September 27, 2022

August full moon: When to see the sturgeon supermoon

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Named after Native American Algonquin tribe After sturgeon are more easily caught in the Great Lakes and other bodies of water during this time of year, the sturgeon moon ends a series of four supermoons in 2022, which began in May. The Old Farmer’s Tragedy. After sunset, look southeast to see this supermoon at its peak. It will reach peak light on Thursday at 9:36 pm ET.

“At certain times of the year, the moon is at its closest point to Earth and these are called supermoons,” Mike Hankey, operations manager for the American Meteor Society, said via email. “It’s just a natural point in the Moon’s orbit. At each extreme, the Moon is either a little bigger or a little smaller (at its furthest point), but it’s not a huge difference.”

This closest approach is called perigee, and is only 226,000 miles (363,300 km) from Earth. NASA. This is why a supermoon also appears slightly brighter than a normal full moon. According to The Old Farmer’s Almanac, the moon’s distance from Earth changes throughout the month because its orbit is not a perfect circle.
If you snap a cool photo of the supermoon, you can share it on social media with the hashtag #NASAMoonSnap — the phrase NASA is using to track lunar-inspired content that Artemis I weathers. Leading up to a late summer launch. The flight of rockets and spacecraft that would send future astronauts to the moon. NASA’s Tumblr. The agency has shared. A guide to photographing the moonand will share some user content on its social media platforms during the launch broadcast.

The Sturgeon Moon will steal the spotlight from the Perseid meteor shower Thursday through Saturday.

“The bright phases of the moon are bad for meteor showers because they wash out the fainter meteors,” Hankey said. “A full or nearly full moon dominates a part of the sky, making that part undesirable for meteor observation. A full moon also lasts all night, with no total darkness, which is preferred. ”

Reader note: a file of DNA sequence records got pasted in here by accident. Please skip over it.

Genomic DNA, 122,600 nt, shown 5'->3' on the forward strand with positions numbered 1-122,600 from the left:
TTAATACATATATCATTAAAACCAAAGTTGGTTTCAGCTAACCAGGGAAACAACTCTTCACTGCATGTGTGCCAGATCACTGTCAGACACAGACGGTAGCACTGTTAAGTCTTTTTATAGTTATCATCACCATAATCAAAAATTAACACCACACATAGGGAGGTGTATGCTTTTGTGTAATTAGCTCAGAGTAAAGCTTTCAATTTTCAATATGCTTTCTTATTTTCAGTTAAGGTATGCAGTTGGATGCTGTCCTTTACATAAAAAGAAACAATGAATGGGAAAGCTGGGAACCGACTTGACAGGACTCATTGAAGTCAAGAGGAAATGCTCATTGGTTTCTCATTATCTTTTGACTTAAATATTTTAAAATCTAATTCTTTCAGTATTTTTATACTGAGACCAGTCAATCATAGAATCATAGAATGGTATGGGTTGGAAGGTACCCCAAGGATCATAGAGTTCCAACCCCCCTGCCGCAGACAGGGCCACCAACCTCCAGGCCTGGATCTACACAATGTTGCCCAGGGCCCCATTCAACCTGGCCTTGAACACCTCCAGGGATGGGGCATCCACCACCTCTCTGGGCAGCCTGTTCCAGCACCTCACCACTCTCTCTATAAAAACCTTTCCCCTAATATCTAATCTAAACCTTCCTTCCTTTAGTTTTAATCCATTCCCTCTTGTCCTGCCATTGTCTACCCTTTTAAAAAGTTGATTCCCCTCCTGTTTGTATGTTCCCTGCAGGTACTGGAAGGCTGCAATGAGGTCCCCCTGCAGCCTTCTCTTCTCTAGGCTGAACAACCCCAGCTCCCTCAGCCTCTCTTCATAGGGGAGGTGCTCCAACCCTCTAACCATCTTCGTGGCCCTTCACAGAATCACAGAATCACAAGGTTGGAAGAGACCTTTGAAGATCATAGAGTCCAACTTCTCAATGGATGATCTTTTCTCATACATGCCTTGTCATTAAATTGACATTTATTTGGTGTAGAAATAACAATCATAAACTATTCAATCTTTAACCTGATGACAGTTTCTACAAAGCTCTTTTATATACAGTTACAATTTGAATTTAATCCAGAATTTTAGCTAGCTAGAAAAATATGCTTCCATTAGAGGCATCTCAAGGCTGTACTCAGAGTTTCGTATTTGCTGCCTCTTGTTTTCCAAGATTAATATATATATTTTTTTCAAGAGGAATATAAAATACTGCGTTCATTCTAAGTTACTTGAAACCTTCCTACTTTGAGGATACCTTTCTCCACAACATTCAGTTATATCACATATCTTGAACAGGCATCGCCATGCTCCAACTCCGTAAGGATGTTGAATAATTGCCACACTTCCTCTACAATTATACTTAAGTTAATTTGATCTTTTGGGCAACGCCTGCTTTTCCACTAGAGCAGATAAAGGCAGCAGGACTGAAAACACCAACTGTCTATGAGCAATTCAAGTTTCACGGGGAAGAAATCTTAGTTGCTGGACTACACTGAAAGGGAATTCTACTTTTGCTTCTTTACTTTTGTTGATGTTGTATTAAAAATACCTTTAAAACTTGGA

New image of colliding galaxies previews the fate of the Milky Way.
The Perseid meteor shower will last from July 14 to September 1, and this year’s barely visible peak will occur on Friday at 11 a.m. ET (3:00 a.m. UTC Saturday), according to Earth Sky. In previous years, the Perseids have been a highly anticipated shower in the Northern Hemisphere, where it is usually more visible. But this is only when the moon is not in the phase of dominating the sky.

This year, the Perseids — which are strongest in numbers from early evening to early morning — were most visible in early August when the moon was small and dim. In previous years, they were most visible in almost moonless skies.

The shower fragments come from comet 109P/Swift-Tuttle, which takes 133 years to orbit the Sun just once. NASA. The comet last entered the inner solar system in 1992.

Remaining Space Events in 2022

There will be four more moons this year. The Old Farmer’s Tragedy:
  • September 10: Harvest Moon
  • October 9: Hunter’s Moon
  • November 8: Beaver Moon
  • December 7: Cold Moon
Other Native American tribes have. Different names for full moons, such as the Cheyenne tribe’s “dry grass moon” for the September moon, and the Arapaho tribe’s “pupping trees” for the December full moon.
Get a peak at these upcoming meteor shower events later this year, according to EarthSky 2022 Meteor Shower Guide:
  • Draconides: October 8-9
  • Orionids: October 20-21
  • South Torridas: 5 November
  • North Torrids: 12 November
  • Leonids: November 17-18
  • Geminids: December 13-14
  • Urs: December 22-23
And in 2022 there will be another total lunar eclipse and a partial solar eclipse. The Old Farmer’s Tragedy. The partial solar eclipse on October 25 will be visible to people in Greenland, Iceland, Europe, northeast Africa, the Middle East, western Asia, India and western China.
A Beginner's Guide to Stargazing (Courtesy of CNN Underscored)

A total lunar eclipse on November 8 can be seen in Asia, Australia, the Pacific, South America and North America between 3:01 a.m. and 8:58 a.m. ET. But for people in eastern North America, the moon will be setting at that time.

Wear appropriate glasses to view the eclipse safely, as sunlight can cause eye damage.

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